Kumamoto University
The Memorial Museum of the Fifth High School

History of High School System Before 1949

In 1872 (the 5th year of the Meiji era), the Meiji Government created a new, modern education system through the Fundamental Code of Education. This system was modeled on the French education system and lasted until the Meiji Government's Education Order was enacted in 1879.

Under the National School Establishment Law in 1886 (the 19th year of the Meiji era), school districts were created nationwide. One result of this law was that five high schools were established in five regions of Japan. The aim of the system was to prepare boys over a period of three years to enter one of the seven Imperial Universities.

The five high schools initially created for this purpose were:
1886 - The First High School (present Tokyo University)
1887 - The Second High School (present Tohoku University)
1886 - The Third High School (present Kyoto University)
1887 - The Fourth High School (present Kanazawa University)
1887 - The Fifth High School (present Kumamoto University)

After 1900, three more high schools were added to accommodate the increased number of students who wanted to enter higher education, as well as to satisfy the demands of other areas in the country that wanted young people in their region to have the opportunity.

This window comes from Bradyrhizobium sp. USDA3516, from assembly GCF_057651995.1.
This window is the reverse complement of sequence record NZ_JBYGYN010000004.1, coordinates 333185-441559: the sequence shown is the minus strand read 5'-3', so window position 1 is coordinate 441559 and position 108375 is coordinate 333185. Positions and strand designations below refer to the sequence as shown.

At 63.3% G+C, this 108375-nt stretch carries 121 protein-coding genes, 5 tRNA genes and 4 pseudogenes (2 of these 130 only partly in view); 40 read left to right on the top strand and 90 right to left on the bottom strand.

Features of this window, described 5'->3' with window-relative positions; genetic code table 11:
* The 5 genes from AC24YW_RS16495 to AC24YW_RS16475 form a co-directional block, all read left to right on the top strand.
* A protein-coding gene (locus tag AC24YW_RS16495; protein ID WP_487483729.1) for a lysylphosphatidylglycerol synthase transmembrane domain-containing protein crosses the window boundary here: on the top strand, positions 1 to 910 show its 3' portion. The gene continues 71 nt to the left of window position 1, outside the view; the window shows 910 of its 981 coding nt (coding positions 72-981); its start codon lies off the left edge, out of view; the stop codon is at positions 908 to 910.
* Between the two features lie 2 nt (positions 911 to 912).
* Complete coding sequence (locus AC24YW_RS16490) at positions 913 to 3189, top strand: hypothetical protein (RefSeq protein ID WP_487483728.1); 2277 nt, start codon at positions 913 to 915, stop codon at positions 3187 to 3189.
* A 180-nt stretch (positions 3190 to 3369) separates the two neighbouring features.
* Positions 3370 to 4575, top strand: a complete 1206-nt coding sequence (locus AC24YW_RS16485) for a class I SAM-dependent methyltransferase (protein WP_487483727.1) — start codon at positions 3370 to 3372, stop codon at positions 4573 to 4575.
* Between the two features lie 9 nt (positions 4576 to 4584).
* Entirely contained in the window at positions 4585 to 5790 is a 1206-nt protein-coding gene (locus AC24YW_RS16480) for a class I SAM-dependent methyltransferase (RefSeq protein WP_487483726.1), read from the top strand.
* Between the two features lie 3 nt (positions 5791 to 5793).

The next three high schools established were:
1900 - The Sixth High School (present Okayama University)
1901 - The Seventh High School (present Kagoshima University)
1908 - The Eighth High School (present Nagoya University)

These eight high schools formed the historically famous "number school" system. However, after the eight high schools were formed, many other regions competed to have elite schools. When the numbering system was stopped, names were used like Niigata High School and Matsumoto High School. Thirty-one of these so-called "name schools" were created in Japan.

Graduates of the original eight high schools normally entered one of the seven Imperial Universities. After graduation, many of them achieved high status positions such as prime minister, cabinet ministers, scientists, novelists, or medical doctors and took on many important roles in Japan.

With the educational system reform which was forced by GHQ (General Head Quarter of occupying American army) in 1949 after the World War II, most these high schools were reorganized into new universities (ex. those in the parentheses) as faculties of general education, literature,law, science and so fourth.


  • History of High School System Before 1949
  • Timeline
  • Prominent Professors
  • Prominent Alumni
  • The Fifth High School Structures